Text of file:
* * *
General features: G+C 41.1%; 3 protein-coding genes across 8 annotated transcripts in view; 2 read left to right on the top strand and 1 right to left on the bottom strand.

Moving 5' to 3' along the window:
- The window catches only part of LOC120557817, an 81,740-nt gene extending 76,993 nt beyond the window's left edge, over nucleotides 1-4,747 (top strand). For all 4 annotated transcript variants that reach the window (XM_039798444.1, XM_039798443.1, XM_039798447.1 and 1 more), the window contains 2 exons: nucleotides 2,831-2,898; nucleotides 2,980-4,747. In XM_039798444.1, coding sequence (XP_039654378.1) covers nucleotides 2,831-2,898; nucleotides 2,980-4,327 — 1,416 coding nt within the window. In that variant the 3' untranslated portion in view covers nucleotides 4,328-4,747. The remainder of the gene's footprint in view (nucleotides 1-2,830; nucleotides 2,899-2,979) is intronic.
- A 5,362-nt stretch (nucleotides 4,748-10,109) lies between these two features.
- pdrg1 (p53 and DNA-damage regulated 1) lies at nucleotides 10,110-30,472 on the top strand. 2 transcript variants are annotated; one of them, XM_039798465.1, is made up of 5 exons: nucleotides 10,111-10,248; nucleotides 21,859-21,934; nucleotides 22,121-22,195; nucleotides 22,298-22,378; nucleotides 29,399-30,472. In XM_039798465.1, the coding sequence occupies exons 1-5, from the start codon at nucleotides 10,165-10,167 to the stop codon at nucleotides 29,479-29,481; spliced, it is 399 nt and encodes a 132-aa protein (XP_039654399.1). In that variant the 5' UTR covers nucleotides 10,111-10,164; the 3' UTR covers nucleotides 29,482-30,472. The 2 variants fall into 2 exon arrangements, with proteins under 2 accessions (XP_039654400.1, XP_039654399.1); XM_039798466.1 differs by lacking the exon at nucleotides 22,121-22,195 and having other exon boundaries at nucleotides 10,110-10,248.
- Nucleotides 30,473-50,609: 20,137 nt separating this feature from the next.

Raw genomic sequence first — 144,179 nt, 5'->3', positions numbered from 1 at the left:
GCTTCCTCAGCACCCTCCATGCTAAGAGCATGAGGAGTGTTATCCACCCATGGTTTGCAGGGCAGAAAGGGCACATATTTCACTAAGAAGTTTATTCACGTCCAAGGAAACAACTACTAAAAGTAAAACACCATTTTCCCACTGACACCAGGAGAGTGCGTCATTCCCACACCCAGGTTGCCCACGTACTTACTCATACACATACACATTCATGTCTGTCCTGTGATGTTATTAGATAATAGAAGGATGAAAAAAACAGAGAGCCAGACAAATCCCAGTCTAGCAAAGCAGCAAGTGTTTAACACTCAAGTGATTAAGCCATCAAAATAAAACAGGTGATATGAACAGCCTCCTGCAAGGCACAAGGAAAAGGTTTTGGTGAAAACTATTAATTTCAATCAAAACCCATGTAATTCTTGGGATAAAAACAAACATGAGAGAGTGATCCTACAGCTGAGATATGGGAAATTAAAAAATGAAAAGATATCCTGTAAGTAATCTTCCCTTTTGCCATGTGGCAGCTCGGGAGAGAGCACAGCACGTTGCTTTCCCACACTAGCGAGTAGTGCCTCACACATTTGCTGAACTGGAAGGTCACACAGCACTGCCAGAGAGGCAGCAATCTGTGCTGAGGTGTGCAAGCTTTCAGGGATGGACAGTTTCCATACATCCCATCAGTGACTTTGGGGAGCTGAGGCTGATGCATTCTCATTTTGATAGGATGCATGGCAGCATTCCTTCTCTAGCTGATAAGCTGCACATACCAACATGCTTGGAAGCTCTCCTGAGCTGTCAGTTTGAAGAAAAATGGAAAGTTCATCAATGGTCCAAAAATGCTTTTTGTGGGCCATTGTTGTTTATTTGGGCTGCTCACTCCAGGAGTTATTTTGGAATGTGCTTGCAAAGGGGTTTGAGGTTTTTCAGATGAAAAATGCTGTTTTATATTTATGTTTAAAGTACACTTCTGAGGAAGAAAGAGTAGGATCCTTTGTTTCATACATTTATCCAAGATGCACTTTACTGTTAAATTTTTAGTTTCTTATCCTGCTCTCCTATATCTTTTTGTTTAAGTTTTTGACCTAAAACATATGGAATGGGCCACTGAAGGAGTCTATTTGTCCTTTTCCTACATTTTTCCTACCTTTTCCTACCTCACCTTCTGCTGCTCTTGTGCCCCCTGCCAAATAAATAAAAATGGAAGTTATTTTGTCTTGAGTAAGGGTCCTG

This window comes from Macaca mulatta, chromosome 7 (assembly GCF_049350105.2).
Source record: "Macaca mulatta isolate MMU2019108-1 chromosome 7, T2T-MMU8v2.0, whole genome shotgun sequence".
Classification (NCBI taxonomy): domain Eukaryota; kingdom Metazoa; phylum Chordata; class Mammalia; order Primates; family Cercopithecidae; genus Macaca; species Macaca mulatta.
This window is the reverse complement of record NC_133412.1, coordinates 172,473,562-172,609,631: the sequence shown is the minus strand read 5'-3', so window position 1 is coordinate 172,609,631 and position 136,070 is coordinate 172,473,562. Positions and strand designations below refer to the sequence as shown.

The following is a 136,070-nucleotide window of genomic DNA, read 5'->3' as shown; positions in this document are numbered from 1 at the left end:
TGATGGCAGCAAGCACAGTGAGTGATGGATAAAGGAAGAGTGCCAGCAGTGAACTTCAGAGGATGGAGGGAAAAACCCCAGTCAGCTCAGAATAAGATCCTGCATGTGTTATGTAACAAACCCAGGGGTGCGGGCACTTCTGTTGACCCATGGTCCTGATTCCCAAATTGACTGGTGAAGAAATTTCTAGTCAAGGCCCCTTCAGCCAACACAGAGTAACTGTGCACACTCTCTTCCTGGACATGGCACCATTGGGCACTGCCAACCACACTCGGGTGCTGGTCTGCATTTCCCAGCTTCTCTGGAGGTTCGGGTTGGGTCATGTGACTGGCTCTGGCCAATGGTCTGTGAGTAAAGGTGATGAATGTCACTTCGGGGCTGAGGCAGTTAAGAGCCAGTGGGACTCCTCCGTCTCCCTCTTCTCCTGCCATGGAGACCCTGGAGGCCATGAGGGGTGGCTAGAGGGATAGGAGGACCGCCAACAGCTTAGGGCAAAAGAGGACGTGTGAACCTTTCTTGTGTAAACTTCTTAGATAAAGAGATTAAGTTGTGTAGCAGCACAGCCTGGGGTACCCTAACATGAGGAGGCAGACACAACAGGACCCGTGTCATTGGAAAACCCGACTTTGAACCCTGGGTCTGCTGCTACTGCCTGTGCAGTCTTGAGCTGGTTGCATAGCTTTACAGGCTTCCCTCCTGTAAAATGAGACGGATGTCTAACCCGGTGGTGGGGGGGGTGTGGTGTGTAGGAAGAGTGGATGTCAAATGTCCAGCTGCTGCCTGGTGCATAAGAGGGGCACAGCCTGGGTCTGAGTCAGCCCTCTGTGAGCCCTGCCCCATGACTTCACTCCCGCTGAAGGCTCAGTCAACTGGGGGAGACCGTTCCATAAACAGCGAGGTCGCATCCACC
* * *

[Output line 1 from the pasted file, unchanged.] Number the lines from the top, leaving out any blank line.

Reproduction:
General features: G+C 41.1%; 3 protein-coding genes across 8 annotated transcripts in view; 2 read left to right on the top strand and 1 right to left on the bottom strand.